Tag Archives: DuPage County child support lawyer

dupage county divorce lawyerUntil 2017, Illinois child support obligations were based solely on the paying parent’s income. However, the law has changed substantially in recent years, and now the calculation considers both parents’ income to decide how the support obligation should be distributed between them. In order to understand how this income shares model will apply to your case, it is important to know how Illinois determines the income of each parent for the purposes of child support.

Understanding Gross and Net Income

The first step in calculating child support is to determine each parent’s gross income. According to Illinois law, this includes income from a variety of sources, including wages, business income, investment income, trust distributions, unemployment benefits, taxable spousal maintenance, and more. It can also include Social Security disability benefits for the child, though in this case, the parent will receive a child support credit if benefits are paid to the other parent. Gross income does not include benefits from public assistance programs like Supplemental Security Income or Temporary Assistance for Needy Families, benefits paid for other children in the household, or tax-free maintenance.

After calculating gross income, the next step is to calculate each parent’s net income. In order to do so, a standardized or individualized amount of state and federal income taxes is subtracted from each parent’s gross income. If a parent is obligated to pay spousal maintenance or child support for another child outside of the current proceeding, those payments can also be subtracted. The resulting net income figures are then used in the basic child support calculation.

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IL divorce lawyerParents are expected to provide financial support to their minor children, even in the event that they get a divorce. Child support is often a contentious issue in divorce cases. It is typically paid by the non-custodial parent that has lost time they could have spent with their children. Being asked to make payments on top of that lost time causes some parents to feel upset and frustrated. One of the first questions they will ask is how much child support they will have to pay. While no one can determine an exact amount without reviewing the facts of the case, there are some helpful guidelines to follow.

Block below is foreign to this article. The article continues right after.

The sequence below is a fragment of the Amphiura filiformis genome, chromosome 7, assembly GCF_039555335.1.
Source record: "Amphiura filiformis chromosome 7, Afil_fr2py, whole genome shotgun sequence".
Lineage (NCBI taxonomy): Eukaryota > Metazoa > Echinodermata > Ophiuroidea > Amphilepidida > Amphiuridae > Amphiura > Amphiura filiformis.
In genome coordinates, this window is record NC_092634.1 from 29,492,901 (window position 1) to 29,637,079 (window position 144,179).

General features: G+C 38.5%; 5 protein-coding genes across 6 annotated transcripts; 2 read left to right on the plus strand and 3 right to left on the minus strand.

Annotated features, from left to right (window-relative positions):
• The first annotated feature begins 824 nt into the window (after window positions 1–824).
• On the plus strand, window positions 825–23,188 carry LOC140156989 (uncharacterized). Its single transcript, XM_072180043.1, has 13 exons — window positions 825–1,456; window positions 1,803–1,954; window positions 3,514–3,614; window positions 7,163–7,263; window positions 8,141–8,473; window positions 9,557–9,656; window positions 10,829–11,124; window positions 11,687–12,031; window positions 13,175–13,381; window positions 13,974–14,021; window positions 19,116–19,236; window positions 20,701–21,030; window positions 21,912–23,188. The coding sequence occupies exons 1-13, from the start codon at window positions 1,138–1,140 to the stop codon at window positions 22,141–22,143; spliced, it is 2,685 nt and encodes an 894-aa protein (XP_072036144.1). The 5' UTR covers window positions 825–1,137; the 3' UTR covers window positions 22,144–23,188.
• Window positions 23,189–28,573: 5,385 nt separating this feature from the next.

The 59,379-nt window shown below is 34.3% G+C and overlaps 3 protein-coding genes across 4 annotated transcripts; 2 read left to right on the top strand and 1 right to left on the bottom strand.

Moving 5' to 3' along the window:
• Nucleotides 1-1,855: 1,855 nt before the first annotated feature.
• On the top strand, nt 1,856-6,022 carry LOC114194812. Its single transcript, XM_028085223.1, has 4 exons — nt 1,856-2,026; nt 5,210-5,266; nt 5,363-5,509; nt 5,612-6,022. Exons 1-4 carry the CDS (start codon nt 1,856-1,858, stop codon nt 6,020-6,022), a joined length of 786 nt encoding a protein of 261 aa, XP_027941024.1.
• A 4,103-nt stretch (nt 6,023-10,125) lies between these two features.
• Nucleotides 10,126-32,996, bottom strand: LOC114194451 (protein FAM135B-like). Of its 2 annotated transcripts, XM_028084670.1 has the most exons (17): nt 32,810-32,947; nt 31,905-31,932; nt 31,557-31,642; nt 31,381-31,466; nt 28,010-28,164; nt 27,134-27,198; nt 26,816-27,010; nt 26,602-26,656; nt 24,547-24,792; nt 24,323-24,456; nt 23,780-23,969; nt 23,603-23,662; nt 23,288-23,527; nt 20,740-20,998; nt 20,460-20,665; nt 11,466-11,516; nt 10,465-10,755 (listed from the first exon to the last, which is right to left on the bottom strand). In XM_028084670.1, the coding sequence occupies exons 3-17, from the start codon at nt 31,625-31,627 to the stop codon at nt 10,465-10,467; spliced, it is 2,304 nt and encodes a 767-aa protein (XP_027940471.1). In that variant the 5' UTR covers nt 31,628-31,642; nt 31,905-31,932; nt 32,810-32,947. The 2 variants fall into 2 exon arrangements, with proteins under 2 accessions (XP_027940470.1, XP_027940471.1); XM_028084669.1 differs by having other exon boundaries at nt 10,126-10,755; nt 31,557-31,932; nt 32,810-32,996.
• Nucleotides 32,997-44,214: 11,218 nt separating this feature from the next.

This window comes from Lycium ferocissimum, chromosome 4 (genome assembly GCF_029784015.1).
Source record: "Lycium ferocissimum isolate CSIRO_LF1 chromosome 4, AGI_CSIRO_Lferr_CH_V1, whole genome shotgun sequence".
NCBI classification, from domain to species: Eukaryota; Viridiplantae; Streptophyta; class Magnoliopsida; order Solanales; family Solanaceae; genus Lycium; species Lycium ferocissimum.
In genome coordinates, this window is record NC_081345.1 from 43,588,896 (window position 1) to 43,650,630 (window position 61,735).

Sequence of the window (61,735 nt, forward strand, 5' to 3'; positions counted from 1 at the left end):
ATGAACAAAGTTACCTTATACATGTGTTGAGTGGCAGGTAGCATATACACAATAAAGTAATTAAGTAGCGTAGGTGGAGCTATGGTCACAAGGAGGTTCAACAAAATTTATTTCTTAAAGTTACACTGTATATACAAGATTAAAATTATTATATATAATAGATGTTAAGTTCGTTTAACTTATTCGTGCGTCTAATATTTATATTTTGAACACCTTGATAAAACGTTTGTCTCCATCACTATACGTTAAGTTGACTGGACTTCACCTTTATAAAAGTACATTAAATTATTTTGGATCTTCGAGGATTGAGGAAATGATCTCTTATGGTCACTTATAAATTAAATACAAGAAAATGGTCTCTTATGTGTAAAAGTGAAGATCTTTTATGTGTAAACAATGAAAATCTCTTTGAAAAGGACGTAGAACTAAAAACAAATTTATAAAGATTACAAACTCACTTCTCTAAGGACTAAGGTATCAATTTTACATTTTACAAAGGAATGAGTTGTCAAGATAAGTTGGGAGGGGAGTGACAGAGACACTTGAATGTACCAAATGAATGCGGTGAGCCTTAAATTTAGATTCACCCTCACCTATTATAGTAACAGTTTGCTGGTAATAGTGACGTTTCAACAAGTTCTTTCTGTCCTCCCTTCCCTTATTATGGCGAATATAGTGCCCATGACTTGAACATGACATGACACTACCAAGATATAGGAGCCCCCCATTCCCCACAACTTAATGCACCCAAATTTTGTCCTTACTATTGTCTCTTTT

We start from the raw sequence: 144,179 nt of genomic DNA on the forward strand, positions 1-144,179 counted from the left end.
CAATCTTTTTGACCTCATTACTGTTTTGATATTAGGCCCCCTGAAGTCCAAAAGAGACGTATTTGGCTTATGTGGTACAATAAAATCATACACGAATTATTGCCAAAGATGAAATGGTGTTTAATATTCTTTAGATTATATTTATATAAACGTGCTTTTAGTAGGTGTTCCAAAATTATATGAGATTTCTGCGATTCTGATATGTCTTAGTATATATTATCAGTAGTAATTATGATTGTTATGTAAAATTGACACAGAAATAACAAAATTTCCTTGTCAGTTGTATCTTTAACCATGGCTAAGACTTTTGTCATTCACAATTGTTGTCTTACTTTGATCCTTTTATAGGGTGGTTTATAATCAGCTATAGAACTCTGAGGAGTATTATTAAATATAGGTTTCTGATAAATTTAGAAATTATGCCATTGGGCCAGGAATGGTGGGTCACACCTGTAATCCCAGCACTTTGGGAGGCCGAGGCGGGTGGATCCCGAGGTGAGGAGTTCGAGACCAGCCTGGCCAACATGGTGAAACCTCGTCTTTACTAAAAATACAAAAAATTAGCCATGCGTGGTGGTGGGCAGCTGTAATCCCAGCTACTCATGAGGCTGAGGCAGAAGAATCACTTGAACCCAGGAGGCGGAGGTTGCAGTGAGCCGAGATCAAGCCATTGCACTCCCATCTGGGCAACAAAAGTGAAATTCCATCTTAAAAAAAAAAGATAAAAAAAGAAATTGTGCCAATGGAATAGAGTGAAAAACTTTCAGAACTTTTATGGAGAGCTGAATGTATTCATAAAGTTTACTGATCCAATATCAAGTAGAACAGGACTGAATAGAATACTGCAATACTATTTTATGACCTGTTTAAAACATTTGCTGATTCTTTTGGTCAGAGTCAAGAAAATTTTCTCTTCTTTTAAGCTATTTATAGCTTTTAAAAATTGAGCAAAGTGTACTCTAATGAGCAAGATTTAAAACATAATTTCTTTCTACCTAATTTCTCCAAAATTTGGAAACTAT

The Income Shares Model in Illinois

When determining the amount of child support a parent will have to pay once a divorce is final, Illinois uses an income shares model. The model uses a table that outlines the percentage of income that was spent on the child when the parents lived together. If a child stays a minimum of 146 nights at the non-custodial parent’s house, that parent will have to pay 1.5 times more than basic child support obligations.

When determining the amount of child support a parent must pay, the paying parent’s net income is first calculated. A parent’s net income is the earnings they take home after taxes, other deductions, and applicable adjustments have been made. This is the first step in determining how much child support a parent is responsible for paying.

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IL divorce lawyerIn Illinois, all parents are financially responsible for their minor children. When two parents are married, it is assumed that both parents will contribute to the financial needs of their child. When those parents are not married, or they get a divorce, typically one parent must make child support payments. In most situations, the parent that pays child support only must do so until the child reaches the age of 18. It is then assumed that the child can make their own living and financially support themselves.

When a child suffers from a disability, they are sometimes unable to work and earn that income to support themselves. Illinois law recognizes this and outlines certain times when child support can be extended to support a child with a disability.

What Qualifies for Extended Child Support in Illinois?

According to the Illinois Marriage and Dissolution of Marriage Act, a disability is considered an impairment that prohibits a person from performing a major life activity. An impairment can be physical or mental and can include developmental disorders, physical handicaps, intellectual disabilities, and more. As long as the impairment is severe enough that it limits a child’s ability to perform daily tasks, support for the child may be extended.

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Illinois child support lawyer, Illinois family lawyerIn the United States, there is a trend growing at an alarming rate. Failure to pay court-ordered child support is not something that is acceptable especially when lives depend on that income. Each year, approximately $24 billion dollars are successfully paid across the country. Compare that number to the over $100 billion that remains unpaid. About 25 million parents are not receiving any support, leaving 19% of those awarded support being paid. These numbers are troubling, and lawmakers across the country are cracking down on so-called “deadbeat parents.”

Illinois Consequences

If you reside in the state of Illinois or otherwise have your support payments set up to this state, you face serious trouble for not paying on time each month. The Non-Support Punishment Act enables the state, and occasionally also at a federal level, to utilize harsh penalties to force payment. These penalties include:

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